As a major state thoroughfare, Interstate 70 carries a lot of traffic and sees a lot of crashes each year in Indiana. I-70 runs from one side of the state to the other through 156 miles of farmland and cityscape. It intersects with I-465, I-65, and I-74 in Indianapolis, making it a popular highway for both daily commuting and long-distance trips. I-70 passes through Clay County, Vigo County, Putnam County, Morgan County, Hendricks County, Marion County, Hancock County, Henry County, and Wayne County, as well as the towns and cities of Richmond, Greenfield, Indianapolis, Plainfield, Cloverdale, and Terre Haute.
While I-70 makes it easier for many to travel and go to work, it can also be deadly. Interstate construction projects, tractor-trailers, reckless drivers, fatigued drivers, distracted drivers, and drunk drivers all make this major Indiana artery a danger to even the most careful drivers. Many of the 821 traffic deaths in Indiana in 2015 occurred somewhere along 1-70 as our Indianapolis car accident attorney explains. I-70 and other major highways are dangerous mostly because of the drivers on them.
Critical Causes of Crashes Attributed to Drivers
According to the National Highway Traffic Safety Administration (NHTSA), the critical reason for a crash was assigned to the driver in 94 percent of all motor vehicle crashes nationwide in 2014. These reasons were broken down into four main categories, accounting for various driver behaviors and instances of inaction: recognition error, decision error, performance error, and non-performance error. We explain what these kinds of errors entail below.
Recognition Error in Indianapolis
In a recognition error, the driver fails to see or be aware of impending hazards or threats due to a lack of awareness of his surroundings. This can be caused by the following:
- Driver’s inattention. When a driver is not paying full cognitive attention to the vehicles surrounding him, road and weather conditions, and other potential hazards, he is much more likely to crash.
- Internal distractions. A car’s interior is full of distractions, from children and dogs in the back seat to the radio dial in the front seat. However, the most common and dangerous distraction for drivers is the use of a cell phone—even on a hands-free setting.
- External distraction. Drivers can also be distracted by things outside the vehicle, such as other cars, road signs, scenery, and weather conditions.
- Inadequate surveillance. A driver’s attention should be focused not only on the car in front of him, but on several car lengths ahead. He should also be scanning the roadside for disabled vehicles, construction zones and deer.
These kinds of driver error account for about 41 percent of all crashes attributed to driver error.
When a driver recognizes a dangerous situation but makes the wrong choice in response, he has committed a decision error. These kinds of accidents account for 33 percent of all driver-caused crashes:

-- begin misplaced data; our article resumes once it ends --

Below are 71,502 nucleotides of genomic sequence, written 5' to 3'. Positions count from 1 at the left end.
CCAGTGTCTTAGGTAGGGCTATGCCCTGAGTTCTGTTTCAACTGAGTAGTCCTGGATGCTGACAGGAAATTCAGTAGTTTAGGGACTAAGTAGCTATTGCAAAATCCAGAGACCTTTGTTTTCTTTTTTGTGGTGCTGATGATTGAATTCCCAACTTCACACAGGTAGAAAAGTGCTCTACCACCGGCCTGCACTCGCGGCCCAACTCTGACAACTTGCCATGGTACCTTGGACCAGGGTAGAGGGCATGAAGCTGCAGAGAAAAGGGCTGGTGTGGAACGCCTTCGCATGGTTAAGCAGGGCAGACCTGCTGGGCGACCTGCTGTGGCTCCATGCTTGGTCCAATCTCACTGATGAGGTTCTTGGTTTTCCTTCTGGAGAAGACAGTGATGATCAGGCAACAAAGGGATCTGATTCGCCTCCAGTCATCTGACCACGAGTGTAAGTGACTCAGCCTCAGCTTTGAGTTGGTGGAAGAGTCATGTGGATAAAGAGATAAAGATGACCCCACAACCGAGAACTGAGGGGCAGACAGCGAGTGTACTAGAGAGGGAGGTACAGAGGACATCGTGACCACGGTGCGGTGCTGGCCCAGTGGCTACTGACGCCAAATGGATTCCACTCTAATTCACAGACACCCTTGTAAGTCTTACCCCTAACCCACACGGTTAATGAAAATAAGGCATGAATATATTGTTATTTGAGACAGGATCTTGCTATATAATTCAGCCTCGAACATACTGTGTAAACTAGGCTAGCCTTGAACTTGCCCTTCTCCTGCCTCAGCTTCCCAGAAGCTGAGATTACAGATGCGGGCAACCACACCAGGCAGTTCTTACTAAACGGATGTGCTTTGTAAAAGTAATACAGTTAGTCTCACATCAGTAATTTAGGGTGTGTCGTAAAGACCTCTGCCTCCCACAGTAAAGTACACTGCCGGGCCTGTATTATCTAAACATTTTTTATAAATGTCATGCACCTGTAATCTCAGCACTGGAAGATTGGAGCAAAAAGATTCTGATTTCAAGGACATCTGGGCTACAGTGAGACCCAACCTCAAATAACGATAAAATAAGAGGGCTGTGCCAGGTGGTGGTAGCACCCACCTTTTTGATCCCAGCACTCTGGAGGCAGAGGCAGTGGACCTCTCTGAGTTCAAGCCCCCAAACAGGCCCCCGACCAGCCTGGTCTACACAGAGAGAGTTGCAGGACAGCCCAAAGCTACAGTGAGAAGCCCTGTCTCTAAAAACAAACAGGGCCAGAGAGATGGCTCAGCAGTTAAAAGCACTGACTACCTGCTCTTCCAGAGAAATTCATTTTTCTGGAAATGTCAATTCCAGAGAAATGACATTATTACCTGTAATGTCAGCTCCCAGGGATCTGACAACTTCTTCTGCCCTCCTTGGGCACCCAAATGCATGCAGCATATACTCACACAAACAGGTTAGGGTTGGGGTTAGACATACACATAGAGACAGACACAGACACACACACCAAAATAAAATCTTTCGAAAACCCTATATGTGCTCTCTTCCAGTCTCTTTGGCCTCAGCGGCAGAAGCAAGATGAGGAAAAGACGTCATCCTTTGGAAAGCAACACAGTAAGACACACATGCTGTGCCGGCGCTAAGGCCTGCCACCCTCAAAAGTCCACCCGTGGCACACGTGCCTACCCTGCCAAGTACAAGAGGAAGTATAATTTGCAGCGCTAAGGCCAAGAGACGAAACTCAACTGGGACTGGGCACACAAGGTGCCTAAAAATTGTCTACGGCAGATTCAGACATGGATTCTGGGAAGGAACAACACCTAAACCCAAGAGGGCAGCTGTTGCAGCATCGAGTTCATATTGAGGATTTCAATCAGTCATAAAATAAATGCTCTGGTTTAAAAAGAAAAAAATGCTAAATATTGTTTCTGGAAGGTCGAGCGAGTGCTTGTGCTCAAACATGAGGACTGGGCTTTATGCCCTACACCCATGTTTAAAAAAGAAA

- Driving too fast for conditions. A posted speed limit indicates the fastest allowable speed in ideal conditions. In the rain, snow, high winds, fog, or heavy traffic, all drivers need to slow down in order to safely manage the hazardous conditions.
- Taking a curve in the road too fast. Even on the few gradual curves along I-70, a driver needs to slow down before entering the curve and accelerate as they come out of the curve. Taking a curve too fast can result in a rollover accident, especially with high-profile vehicles like SUVs.
- False assumption of other drivers’ actions. Assuming another driver will make the same decision you would be a fatal mistake. Just because you signal a lane change doesn’t mean the driver approaching that lane is going to slow down to let you in. Assuming a vehicle merging onto the highway will yield to you is another mistake. In these situations, you should wait and see what they are going to do rather than assuming.
- Illegal maneuvers. Making an illegal U-turn, driving along the shoulder to reach an exit in a traffic jam, or passing in the slow lane are maneuvers that other drivers will not be expecting because they are illegal. This can lead to a crash.
Safe driving requires rational decision-making on the part of the driver. The predictability of your actions is what will keep other cars out of your path.
Whether due to the inexperience of a young driver, the inability of an older driver, or just carelessness, mishandling of a vehicle can lead to single-car crashes as well as crashes involving many cars. Some driving mistakes commonly made include:
- Overcompensation. Sudden braking or a sharp turn of the wheel to avoid a collision can lead to an overcompensation accident. A car can roll over or skid when the driver does not temper his or her actions to fit the situation.
- Poor directional control. The inability to keep the car in a lane or to maneuver a turn or bend in the road can lead to a crash on the highway. The inability could be caused by fatigue or impairment of the driver, or by lack of experience behind the wheel.
These errors, simply put, are caused by the driver failing to take an action to avoid and accident or keep the car on the road. The most common non-performance error is falling asleep at the wheel.
- Sleep. To be categorized as a pure non-performance error, the driver must have taken no action to control the vehicle. When a driver dozes off behind the wheel, he ceases to control the car, resulting in dangerous and deadly crashes.